Delaware Abortion Business Blasted as ‘Ridiculously Unsafe’

Two former employees of the Planned Parenthood of Delaware abortion facility have spoken out against their employer.

WASHINGTON — Reports of another abortion business operating under drastically unsafe and unsanitary conditions have prompted pro-life leaders to call for more rigorous standards and inspections of Planned Parenthood.

“The abortion industry cannot be relied upon to police themselves,” said Susan B. Anthony List's president, Marjorie Dannenfelser, April 10.

She charged that abortion businesses’ opposition to efforts to strengthen health and safety standards in abortion facilities “does not reflect true concern for women and girls.”

“Planned Parenthood cannot claim to be truly concerned for women’s health while at the same time opposing laws aimed at securing women’s safety inside abortion clinics,” Dannenfelser said.

Ellen Barosse, founder of the Delaware pro-life group A Rose and a Prayer, also criticized the government response.

“It is a tragedy that in the state where we have the highest abortion rate in the country these abortion clinics are not even subject to routine inspection,” Barosse said.

“‘Safe, legal and rare’ has long been the mantra of the abortion industry and its supporters. It’s clear that in Delaware only legal matters — patient safety is not a concern.”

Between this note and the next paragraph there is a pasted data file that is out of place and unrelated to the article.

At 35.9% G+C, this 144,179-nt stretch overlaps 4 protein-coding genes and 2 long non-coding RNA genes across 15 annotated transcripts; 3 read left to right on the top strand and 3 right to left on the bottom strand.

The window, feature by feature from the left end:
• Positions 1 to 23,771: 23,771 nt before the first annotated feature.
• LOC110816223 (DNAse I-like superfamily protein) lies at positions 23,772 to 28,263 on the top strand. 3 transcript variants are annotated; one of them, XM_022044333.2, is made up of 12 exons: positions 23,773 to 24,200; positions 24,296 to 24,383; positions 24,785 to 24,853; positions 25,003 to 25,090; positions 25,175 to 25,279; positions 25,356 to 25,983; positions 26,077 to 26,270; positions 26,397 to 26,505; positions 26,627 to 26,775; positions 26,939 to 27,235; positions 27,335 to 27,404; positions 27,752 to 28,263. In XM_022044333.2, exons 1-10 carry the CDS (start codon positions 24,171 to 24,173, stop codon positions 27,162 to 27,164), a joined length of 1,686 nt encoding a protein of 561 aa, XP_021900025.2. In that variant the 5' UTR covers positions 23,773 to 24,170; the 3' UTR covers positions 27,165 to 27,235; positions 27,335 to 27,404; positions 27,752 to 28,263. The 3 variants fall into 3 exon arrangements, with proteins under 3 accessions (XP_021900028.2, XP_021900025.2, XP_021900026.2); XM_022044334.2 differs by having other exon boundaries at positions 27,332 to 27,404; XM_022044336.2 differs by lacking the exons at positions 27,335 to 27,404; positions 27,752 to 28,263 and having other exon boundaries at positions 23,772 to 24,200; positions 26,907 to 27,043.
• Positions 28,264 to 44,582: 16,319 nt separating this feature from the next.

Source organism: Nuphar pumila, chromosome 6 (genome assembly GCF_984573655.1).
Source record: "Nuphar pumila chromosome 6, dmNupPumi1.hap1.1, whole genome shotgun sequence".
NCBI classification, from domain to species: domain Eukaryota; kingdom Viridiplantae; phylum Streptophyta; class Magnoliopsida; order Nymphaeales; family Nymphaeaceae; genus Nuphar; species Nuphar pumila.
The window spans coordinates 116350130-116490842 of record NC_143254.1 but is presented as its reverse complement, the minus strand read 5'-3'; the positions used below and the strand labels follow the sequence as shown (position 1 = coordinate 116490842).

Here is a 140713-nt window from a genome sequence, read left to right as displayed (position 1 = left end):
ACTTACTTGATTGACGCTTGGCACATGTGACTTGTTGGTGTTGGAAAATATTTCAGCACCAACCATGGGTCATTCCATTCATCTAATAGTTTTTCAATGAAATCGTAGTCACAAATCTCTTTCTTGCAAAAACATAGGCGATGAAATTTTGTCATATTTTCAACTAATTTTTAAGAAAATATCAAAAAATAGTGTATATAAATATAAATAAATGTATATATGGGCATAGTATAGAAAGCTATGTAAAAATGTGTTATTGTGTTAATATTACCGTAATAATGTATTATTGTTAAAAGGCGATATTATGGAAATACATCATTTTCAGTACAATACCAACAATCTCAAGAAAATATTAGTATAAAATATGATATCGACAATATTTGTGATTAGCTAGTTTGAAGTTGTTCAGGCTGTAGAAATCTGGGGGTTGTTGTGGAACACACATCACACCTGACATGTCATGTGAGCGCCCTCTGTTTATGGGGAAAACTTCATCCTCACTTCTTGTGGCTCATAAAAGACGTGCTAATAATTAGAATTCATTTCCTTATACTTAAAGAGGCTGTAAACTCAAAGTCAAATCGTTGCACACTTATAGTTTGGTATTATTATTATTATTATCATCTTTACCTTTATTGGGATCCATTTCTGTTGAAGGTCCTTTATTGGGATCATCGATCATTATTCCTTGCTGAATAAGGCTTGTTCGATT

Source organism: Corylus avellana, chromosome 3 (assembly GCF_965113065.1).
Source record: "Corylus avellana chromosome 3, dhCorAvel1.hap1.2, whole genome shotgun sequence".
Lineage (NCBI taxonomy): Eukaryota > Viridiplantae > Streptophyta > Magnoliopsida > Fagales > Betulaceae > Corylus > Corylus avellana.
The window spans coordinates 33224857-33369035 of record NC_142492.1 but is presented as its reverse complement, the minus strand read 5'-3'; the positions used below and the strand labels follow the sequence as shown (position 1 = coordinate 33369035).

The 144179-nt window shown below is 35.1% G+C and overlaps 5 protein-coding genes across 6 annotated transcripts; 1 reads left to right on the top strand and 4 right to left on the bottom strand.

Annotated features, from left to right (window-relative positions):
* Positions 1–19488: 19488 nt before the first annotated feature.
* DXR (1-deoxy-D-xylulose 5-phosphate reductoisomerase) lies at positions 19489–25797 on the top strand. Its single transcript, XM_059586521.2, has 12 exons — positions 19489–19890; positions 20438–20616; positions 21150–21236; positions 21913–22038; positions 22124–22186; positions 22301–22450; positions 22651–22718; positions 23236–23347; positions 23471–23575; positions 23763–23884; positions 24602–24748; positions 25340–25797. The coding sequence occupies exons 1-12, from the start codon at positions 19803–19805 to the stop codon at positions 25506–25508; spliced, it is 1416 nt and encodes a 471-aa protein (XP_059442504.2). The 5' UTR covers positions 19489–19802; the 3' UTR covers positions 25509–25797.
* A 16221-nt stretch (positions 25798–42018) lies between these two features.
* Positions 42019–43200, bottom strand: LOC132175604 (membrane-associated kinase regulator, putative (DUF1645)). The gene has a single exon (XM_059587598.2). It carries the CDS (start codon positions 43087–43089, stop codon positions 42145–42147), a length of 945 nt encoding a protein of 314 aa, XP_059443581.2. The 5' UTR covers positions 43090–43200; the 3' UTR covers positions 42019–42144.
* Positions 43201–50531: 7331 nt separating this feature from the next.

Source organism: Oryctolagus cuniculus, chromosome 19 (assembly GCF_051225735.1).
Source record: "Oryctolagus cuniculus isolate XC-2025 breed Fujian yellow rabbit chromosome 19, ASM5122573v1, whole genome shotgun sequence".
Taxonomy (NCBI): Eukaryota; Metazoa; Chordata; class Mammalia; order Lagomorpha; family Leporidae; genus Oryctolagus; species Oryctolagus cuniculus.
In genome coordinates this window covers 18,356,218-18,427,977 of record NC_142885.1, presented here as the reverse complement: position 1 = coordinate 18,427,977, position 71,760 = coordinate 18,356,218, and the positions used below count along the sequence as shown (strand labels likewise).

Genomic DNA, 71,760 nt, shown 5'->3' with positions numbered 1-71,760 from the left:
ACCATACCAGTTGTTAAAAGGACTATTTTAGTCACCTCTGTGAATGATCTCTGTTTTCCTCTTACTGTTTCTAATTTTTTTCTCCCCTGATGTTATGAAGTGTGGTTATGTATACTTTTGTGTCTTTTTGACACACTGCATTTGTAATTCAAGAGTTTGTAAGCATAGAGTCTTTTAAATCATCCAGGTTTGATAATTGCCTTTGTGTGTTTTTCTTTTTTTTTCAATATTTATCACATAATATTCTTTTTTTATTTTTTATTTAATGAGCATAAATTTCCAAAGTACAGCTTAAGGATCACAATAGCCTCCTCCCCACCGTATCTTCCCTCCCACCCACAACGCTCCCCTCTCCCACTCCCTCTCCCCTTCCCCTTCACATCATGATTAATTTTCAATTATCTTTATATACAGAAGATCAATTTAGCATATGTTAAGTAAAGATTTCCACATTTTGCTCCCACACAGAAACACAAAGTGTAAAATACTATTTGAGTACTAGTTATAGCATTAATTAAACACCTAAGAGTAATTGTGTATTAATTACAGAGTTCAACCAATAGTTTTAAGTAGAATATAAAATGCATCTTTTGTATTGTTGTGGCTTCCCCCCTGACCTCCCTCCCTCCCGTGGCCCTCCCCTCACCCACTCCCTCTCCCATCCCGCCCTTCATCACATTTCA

The pro-life leaders’ criticisms come after two former employees of the Planned Parenthood of Delaware abortion facility have spoken out against their employer. Five patients of the business have been taken from the site to the hospital since January.

Jayne Mitchell-Werbrich, a former Planned Parenthood of Delaware abortion business employee, told WPVI News that conditions were “ridiculously unsafe” and “unsanitary.” The abortionist did not wear gloves, she said.

Joyce Vasikonis, another former employee, said the facility was using instruments on patients that were not sterilized and that operating tables were left soiled and unclean in a rush to move patients through as quickly as possible.

Both women are nurses who quit to protect their own medical licenses. They said they believed they could be held liable if a patient were harmed.

Sites that perform abortions do not undergo routine inspections in the state. An official from the Delaware Department of Health and Human Services told WPVI News the agency lacks the manpower to do routine inspections.

Investigators said they have not found evidence to support the nurses’ claims, but the emergency-room admissions of facility patients have raised concerns.

The controversy over the Delaware abortion busineess comes as Kermit Gosnell, an abortionist at one time active in Wilmington, Dela., goes on trial in Philadelphia. He faces seven counts of first-degree murder for allegedly killing seven infants born alive during abortions.

Prosecutors say he used scissors to cut the spinal cords of the born-alive infants. His attorney contends the infants were already dead and were only suffering death throes from the abortion drug Gosnell used.

He is charged with one count of third-degree murder in the 2009 death of a Virginia woman who was allegedly killed after Gosnell’s untrained staff administered an overdose of Demerol, the Philadelphia Inquirer reported.

Dannenfelser suggested the two controversies are linked.

She said, “America’s No. 1 abortion business cannot claim that the Kermit Gosnell ‘house of horrors’ is an isolated incident, while their own employees expose them for conditions they call ‘ridiculously unsafe.’”